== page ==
“I will tell you,” said he, very seriously, “that you may know how Providence watches over you; but I trust you will not therefore ever tempt Providence again. Last night I retired at ten, and, as is my custom, I was asleep the minute after my head touched the pillow. At eleven, I awoke with a violent palpitation of the heart, and I saw that gaming room at the Horns, and you and that gamester at the table. I saw him ply you with spirits. I saw that you played at dice, and I saw, too, that his were loaded. I watched you both as he allowed you to win, and I thought of your poor father, and the ruin that was being wrought for him. I saw all this in a moment, as one sees a landscape, and takes in its features of houses, hill, and vale, in a single flash of lightning, and I sprang from my bed, dressed me as rapidly as my agitation and trembling would allow, and laid my hand on your shoulder at the Horns as soon as my limbs would bear me there. And if your life had depended on my speed, I would have trusted myself sooner than any horse I ever saw.”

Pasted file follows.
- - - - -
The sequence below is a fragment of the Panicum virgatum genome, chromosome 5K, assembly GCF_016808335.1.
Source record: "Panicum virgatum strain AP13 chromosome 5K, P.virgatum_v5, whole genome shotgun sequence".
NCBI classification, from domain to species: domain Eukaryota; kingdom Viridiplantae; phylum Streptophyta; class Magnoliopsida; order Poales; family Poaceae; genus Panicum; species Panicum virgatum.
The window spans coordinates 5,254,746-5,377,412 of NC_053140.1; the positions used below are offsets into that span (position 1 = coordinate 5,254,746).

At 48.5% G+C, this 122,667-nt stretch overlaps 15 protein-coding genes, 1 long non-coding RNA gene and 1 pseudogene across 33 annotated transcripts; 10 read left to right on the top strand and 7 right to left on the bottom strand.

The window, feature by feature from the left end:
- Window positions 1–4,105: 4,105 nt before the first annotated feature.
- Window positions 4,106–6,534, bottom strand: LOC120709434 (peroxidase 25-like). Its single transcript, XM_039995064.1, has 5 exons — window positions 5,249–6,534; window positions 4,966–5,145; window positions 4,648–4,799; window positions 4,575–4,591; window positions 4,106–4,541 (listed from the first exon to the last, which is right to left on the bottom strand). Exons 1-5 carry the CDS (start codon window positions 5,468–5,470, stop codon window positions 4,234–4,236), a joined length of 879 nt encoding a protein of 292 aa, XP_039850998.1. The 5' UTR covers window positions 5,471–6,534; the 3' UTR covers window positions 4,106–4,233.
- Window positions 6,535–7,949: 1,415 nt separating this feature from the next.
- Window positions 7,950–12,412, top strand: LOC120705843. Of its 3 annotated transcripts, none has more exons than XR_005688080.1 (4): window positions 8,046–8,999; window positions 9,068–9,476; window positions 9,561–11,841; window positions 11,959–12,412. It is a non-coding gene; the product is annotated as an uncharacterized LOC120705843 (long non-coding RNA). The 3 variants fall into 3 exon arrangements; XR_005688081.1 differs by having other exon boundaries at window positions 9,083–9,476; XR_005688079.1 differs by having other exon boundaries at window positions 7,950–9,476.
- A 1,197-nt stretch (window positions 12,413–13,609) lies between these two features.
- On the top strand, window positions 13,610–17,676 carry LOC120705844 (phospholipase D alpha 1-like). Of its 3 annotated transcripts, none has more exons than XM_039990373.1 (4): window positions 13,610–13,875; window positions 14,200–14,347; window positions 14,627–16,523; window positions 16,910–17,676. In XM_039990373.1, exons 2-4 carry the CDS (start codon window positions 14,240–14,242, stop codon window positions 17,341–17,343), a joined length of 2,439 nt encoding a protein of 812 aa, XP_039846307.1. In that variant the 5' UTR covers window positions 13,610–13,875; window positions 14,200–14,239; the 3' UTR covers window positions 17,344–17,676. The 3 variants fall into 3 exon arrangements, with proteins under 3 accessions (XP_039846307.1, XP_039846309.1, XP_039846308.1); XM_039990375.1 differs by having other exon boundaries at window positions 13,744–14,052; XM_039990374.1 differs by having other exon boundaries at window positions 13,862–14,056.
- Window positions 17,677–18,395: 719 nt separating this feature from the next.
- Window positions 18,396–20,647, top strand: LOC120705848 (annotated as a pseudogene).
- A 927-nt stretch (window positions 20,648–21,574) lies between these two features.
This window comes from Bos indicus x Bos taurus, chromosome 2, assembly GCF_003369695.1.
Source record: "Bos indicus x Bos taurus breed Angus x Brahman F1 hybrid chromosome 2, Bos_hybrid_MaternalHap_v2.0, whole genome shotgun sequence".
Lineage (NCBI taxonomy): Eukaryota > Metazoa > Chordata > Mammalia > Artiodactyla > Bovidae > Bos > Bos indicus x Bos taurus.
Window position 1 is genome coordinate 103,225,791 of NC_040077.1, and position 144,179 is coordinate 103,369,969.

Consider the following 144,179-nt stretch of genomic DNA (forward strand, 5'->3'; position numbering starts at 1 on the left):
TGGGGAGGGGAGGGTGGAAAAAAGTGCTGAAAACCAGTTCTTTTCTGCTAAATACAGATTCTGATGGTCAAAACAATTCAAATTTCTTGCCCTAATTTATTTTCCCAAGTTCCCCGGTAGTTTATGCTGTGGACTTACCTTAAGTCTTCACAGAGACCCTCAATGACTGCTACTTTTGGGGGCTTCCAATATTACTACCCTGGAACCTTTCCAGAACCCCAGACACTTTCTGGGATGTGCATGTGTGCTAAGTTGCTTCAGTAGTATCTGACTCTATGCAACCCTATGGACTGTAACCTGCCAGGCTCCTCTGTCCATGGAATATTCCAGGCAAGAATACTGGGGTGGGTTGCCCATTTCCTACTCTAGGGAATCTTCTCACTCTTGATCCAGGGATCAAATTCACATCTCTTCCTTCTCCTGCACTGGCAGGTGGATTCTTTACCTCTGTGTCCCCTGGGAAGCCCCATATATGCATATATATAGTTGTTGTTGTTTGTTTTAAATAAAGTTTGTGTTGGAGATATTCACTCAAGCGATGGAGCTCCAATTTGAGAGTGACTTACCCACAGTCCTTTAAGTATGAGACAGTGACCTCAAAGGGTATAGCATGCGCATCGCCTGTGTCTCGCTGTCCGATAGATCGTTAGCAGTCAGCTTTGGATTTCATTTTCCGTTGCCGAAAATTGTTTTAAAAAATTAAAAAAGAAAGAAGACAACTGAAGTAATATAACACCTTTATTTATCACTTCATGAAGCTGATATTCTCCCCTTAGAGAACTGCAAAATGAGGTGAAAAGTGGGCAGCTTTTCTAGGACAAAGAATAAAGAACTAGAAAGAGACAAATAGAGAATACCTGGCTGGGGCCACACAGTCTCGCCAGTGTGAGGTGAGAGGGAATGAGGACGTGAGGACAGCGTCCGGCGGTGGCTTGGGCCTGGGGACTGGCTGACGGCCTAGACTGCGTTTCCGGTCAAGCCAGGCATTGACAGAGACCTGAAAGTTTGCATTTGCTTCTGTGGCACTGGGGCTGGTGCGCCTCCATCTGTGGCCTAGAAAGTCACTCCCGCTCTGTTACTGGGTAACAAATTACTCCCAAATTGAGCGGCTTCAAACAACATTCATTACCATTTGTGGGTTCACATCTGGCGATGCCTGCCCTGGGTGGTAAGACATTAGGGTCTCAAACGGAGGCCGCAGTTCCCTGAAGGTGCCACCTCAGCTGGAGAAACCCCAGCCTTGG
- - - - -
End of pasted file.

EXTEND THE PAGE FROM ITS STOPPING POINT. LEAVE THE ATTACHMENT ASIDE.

“You saved me from life-long remorse, and my dear father from ruin, my good Angus,” said I. My heart was too full for adequate expression.
“Give God thanks,” said Angus. “It was my gift. It was the second sight, Allan, and all our gifts are from God. Therefore we should use them wisely. Keep my secret, Allan, and I will keep yours, and we will both be thankful all our days, to the good Providence that had us in keeping.”
Though this occurred many years since, I have never before communicated the facts to any person. I would like to have this and other strange experiences of my friend explained. When I have spoken with him on the subject, he has always said, “It is my gift, Allan. It never comes at call, and I am glad it does not, but it always comes for good. I thank God for it, and I am sure you do, Allan, for had you not cause?”